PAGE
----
The value of multi-generational friendships

On paper we don’t look as if we might have much in common: a 68-year-old writer and editor with three children in their 30s and a 12-year-old grandchild; a 55-year-old nurse with two sons in their 20s; a 48-year-old chief administrator at University of Michigan with a high school senior daughter; and a 44-year-old general manager at an international public relations and communications company who is the mother of two young children. 

Yet, what began nearly seven years ago when we met as writers for an Outlander fandom blog has morphed into a lifelong friendship. We have been there for each other for everything from the birth of a child after a long fertility journey to the death of grandparents, a parent and a husband. We have celebrated life’s successes, too, from the big — like a first-choice college acceptance — to the smaller moments like baseball teams winning tournaments. Outlander hardly ever comes up.

And we’ve done all this despite not living near each other — we hail from Connecticut, Georgia, Ohio and Michigan — and despite an age gap spanning 24 years.

As the one who literally could be the mother of at least two of these women and who is actually closer in age to my friends’ parents, I am constantly amazed Ashley, Denise and Nikki — I’m just going to call them by their first names — want to be my friends. Intellectually, I know I shouldn’t be. After all, I’ve got a lot to offer in a friendship. But I’m so much older! Why would they want to be my friend?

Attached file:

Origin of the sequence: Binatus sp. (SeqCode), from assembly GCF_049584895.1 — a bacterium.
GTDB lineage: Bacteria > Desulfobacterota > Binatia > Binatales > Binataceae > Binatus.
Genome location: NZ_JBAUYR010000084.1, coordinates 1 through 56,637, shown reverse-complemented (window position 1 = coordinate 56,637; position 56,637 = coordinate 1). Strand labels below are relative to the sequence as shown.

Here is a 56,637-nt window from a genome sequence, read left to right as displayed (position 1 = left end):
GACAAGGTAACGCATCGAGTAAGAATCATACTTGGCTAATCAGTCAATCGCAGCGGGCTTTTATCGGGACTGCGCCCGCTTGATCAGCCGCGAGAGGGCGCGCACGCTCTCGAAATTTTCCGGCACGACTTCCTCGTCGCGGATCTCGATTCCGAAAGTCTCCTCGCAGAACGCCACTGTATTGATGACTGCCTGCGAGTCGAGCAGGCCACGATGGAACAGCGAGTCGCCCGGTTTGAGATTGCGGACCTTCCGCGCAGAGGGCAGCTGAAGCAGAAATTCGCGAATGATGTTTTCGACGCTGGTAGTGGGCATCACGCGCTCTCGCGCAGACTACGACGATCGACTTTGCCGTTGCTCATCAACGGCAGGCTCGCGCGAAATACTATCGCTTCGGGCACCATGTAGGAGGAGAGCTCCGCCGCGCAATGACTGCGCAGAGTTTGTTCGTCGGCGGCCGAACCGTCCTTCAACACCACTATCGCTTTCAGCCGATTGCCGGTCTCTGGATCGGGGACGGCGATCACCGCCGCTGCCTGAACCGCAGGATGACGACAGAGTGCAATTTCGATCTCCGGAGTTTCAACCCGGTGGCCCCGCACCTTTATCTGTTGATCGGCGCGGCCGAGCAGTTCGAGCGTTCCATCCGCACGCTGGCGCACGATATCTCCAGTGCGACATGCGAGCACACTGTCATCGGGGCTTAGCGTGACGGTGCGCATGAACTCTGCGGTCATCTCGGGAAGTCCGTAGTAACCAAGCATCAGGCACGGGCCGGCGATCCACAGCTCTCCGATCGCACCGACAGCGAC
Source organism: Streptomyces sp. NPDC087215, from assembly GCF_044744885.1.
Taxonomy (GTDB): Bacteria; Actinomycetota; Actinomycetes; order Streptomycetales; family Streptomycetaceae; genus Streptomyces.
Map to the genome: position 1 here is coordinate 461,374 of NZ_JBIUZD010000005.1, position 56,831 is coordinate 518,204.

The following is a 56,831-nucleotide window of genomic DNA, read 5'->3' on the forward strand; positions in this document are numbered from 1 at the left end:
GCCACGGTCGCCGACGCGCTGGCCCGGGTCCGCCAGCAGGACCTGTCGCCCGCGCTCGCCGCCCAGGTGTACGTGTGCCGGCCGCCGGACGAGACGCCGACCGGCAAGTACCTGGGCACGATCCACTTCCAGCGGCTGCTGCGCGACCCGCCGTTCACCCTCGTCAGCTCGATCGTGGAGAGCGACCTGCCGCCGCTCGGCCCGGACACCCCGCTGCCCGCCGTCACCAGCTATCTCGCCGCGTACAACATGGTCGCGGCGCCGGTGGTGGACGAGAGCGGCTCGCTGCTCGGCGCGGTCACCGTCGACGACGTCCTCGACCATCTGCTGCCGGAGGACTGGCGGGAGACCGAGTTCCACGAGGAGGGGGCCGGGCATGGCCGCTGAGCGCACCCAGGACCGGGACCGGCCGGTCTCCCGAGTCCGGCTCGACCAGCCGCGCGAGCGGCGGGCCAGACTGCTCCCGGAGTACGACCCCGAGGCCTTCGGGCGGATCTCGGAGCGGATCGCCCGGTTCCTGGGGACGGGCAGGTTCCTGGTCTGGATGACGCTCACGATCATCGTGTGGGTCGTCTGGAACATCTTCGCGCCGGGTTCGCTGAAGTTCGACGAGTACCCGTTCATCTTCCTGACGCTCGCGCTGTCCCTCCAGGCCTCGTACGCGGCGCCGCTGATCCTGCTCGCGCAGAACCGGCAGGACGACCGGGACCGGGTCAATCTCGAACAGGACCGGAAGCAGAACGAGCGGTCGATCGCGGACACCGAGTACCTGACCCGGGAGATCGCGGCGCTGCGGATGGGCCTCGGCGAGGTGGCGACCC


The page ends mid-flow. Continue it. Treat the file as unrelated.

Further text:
The answer, they say in a recent get-together at Denise’s home in Ohio, is multifaceted but boils down to this one overarching point: Age doesn’t even come up on their collective radar.

“I don’t even look at us as different ages,” says Denise, who is 55 and has been asked to be in the bridal party of one of her 30-year-old coworkers. “We’re all at different stages and lean on each other for different reasons.”

“If there is magic here, it is that we are at different stages,” echoes Nikki, whose daughter FaceTimed us all — the “aunties,” as we’re called — when we were together while opening the email to see if she got into University of Michigan (she did). “We cover the spectrum of life and there’s always a well to draw from. This is where I feel comfortable if there’s this thing [bothering me] and I know someone will have ideas.”

“There’s something to be said for being in the same stage,” adds Ashley, the youngest of our group, “but the diversity makes this a safe space.”

Indeed this erosion of ageist thinking is just one of the many benefits of intergenerational friendships, experts say. “It’s the best win-win model we have,” says Helen Dennis, a national expert on aging and what’s sometimes called the new retirement. “There are some who say if we had more communication and relationships between and among the generations, we would not have ageism.” 

That possibility makes sense, Dennis continues, because people involved in these friendships would be having positive experiences with people outside their cohort. “These experiences would be generalized as opposed to something you read or a one-off experience,” she says. 

Multi-generational friendships seem to be on the rise, according to some studies. According to a 2019 report from the Barna Group, 68% of Americans say they have a close friend who is either 15 years older or younger. A quarter of those have an older friend, while 16% have a younger friend. The report notes that of those with multi-generational friendships, 27% said they have both older and younger friends. Women are more likely to have friendships with older friends than men — 31% vs. 19%.